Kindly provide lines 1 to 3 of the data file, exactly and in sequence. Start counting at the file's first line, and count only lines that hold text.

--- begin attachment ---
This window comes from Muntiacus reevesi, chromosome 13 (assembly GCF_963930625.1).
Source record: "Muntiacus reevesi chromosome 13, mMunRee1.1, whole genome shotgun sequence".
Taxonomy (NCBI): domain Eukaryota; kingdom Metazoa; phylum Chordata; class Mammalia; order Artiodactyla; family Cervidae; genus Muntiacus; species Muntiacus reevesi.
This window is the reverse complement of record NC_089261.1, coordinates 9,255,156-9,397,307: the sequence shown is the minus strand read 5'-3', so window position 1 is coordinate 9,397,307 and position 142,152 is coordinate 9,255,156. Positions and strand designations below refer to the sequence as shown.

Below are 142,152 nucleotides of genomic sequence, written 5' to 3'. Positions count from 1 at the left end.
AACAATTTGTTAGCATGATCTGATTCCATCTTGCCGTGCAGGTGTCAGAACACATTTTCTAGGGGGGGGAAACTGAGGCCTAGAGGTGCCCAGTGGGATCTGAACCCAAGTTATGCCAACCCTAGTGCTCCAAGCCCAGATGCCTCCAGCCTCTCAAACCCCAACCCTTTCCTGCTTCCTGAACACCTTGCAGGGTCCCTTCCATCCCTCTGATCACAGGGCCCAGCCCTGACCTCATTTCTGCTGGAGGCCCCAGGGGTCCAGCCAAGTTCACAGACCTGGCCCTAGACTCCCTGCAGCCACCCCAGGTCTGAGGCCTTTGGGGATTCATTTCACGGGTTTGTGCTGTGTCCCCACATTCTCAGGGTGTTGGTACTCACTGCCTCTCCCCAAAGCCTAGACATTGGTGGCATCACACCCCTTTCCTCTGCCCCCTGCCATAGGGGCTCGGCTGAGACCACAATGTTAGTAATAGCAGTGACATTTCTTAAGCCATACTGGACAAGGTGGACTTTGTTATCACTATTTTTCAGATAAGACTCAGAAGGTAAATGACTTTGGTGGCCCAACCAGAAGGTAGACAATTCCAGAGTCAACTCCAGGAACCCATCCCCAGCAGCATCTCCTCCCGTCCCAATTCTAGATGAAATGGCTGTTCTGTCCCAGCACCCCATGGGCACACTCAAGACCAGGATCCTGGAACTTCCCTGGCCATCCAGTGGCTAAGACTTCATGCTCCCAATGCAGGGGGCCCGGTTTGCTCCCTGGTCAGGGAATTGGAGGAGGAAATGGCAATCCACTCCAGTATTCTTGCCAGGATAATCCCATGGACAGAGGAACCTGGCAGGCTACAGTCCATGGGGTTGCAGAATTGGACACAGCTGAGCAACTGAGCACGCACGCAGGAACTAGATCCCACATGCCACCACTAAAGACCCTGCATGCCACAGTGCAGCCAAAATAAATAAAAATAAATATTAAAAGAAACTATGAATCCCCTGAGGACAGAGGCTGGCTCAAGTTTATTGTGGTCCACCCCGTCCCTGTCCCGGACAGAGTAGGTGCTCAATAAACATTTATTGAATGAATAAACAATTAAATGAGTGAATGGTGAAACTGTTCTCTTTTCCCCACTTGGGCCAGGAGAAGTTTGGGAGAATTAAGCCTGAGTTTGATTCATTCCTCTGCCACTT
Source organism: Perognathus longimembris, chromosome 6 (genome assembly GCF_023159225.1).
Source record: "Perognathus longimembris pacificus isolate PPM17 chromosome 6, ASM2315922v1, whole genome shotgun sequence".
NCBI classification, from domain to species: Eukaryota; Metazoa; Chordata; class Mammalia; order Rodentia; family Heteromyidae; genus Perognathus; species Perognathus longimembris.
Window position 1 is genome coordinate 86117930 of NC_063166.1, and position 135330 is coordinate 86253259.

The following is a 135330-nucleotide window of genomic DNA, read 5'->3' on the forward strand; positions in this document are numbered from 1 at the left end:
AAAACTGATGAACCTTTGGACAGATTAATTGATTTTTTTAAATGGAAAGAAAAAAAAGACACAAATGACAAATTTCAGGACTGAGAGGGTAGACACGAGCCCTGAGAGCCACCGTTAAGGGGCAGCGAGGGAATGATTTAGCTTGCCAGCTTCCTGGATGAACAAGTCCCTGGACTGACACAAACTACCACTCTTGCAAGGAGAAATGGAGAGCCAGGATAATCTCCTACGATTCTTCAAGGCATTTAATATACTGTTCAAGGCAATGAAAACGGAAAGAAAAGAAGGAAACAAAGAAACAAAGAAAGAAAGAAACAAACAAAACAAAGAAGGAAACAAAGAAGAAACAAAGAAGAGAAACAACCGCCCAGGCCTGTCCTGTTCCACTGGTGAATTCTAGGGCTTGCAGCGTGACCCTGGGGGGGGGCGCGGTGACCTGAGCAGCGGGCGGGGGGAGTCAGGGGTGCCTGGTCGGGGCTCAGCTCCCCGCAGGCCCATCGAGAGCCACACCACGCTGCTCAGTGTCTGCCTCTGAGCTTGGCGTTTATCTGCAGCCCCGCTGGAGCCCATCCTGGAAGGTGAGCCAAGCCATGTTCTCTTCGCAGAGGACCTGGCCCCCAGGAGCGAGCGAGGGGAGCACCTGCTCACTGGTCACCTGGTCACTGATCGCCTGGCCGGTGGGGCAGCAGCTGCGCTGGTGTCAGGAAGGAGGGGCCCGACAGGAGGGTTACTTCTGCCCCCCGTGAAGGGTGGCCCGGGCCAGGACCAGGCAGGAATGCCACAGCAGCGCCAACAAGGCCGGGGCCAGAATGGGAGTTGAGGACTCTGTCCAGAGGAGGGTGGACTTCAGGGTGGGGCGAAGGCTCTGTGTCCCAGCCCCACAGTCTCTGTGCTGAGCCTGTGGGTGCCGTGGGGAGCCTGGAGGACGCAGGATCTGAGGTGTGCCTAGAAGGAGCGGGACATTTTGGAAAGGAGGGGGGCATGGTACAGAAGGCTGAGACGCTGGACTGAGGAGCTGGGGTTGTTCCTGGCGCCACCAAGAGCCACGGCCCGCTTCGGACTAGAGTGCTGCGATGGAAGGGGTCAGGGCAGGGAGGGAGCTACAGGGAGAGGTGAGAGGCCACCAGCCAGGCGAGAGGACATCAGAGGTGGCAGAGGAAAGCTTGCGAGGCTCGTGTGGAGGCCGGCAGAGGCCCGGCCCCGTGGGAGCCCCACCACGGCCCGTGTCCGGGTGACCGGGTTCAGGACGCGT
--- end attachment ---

This window comes from Muntiacus reevesi, chromosome 13 (assembly GCF_963930625.1).
Source record: "Muntiacus reevesi chromosome 13, mMunRee1.1, whole genome shotgun sequence".
Taxonomy (NCBI): domain Eukaryota; kingdom Metazoa; phylum Chordata; class Mammalia; order Artiodactyla; family Cervidae; genus Muntiacus; species Muntiacus reevesi.